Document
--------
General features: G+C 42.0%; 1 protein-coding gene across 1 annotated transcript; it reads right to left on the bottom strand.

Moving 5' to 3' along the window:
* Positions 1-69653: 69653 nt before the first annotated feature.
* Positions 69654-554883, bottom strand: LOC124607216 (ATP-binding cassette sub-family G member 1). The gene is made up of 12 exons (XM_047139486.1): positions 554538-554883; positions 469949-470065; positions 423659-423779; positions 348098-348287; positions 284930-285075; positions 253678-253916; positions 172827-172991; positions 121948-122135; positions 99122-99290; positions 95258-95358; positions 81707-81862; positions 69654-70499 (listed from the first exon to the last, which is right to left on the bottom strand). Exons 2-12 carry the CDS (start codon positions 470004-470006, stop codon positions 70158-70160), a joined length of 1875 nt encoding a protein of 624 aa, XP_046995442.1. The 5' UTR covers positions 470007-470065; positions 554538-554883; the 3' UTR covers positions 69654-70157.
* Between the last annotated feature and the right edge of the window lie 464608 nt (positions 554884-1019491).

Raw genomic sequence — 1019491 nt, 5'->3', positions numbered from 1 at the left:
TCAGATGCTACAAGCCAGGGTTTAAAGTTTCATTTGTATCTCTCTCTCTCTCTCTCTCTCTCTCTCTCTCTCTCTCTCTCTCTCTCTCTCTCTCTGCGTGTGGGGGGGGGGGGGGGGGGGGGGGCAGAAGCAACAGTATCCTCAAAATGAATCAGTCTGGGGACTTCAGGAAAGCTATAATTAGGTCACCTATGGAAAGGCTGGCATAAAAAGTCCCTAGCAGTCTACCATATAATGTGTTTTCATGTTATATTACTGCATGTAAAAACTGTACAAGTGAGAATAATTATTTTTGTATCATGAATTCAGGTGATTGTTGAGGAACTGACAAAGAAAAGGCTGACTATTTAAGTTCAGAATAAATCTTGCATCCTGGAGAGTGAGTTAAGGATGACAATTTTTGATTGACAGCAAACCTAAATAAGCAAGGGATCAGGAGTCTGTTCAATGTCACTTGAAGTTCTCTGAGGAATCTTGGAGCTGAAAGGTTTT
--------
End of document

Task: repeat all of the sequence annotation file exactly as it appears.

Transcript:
General features: G+C 42.0%; 1 protein-coding gene across 1 annotated transcript; it reads right to left on the bottom strand.

Moving 5' to 3' along the window:
* Positions 1-69653: 69653 nt before the first annotated feature.
* Positions 69654-554883, bottom strand: LOC124607216 (ATP-binding cassette sub-family G member 1). The gene is made up of 12 exons (XM_047139486.1): positions 554538-554883; positions 469949-470065; positions 423659-423779; positions 348098-348287; positions 284930-285075; positions 253678-253916; positions 172827-172991; positions 121948-122135; positions 99122-99290; positions 95258-95358; positions 81707-81862; positions 69654-70499 (listed from the first exon to the last, which is right to left on the bottom strand). Exons 2-12 carry the CDS (start codon positions 470004-470006, stop codon positions 70158-70160), a joined length of 1875 nt encoding a protein of 624 aa, XP_046995442.1. The 5' UTR covers positions 470007-470065; positions 554538-554883; the 3' UTR covers positions 69654-70157.
* Between the last annotated feature and the right edge of the window lie 464608 nt (positions 554884-1019491).

Raw genomic sequence — 1019491 nt, 5'->3', positions numbered from 1 at the left:
TCAGATGCTACAAGCCAGGGTTTAAAGTTTCATTTGTATCTCTCTCTCTCTCTCTCTCTCTCTCTCTCTCTCTCTCTCTCTCTCTCTCTCTCTCTGCGTGTGGGGGGGGGGGGGGGGGGGGGGGCAGAAGCAACAGTATCCTCAAAATGAATCAGTCTGGGGACTTCAGGAAAGCTATAATTAGGTCACCTATGGAAAGGCTGGCATAAAAAGTCCCTAGCAGTCTACCATATAATGTGTTTTCATGTTATATTACTGCATGTAAAAACTGTACAAGTGAGAATAATTATTTTTGTATCATGAATTCAGGTGATTGTTGAGGAACTGACAAAGAAAAGGCTGACTATTTAAGTTCAGAATAAATCTTGCATCCTGGAGAGTGAGTTAAGGATGACAATTTTTGATTGACAGCAAACCTAAATAAGCAAGGGATCAGGAGTCTGTTCAATGTCACTTGAAGTTCTCTGAGGAATCTTGGAGCTGAAAGGTTTT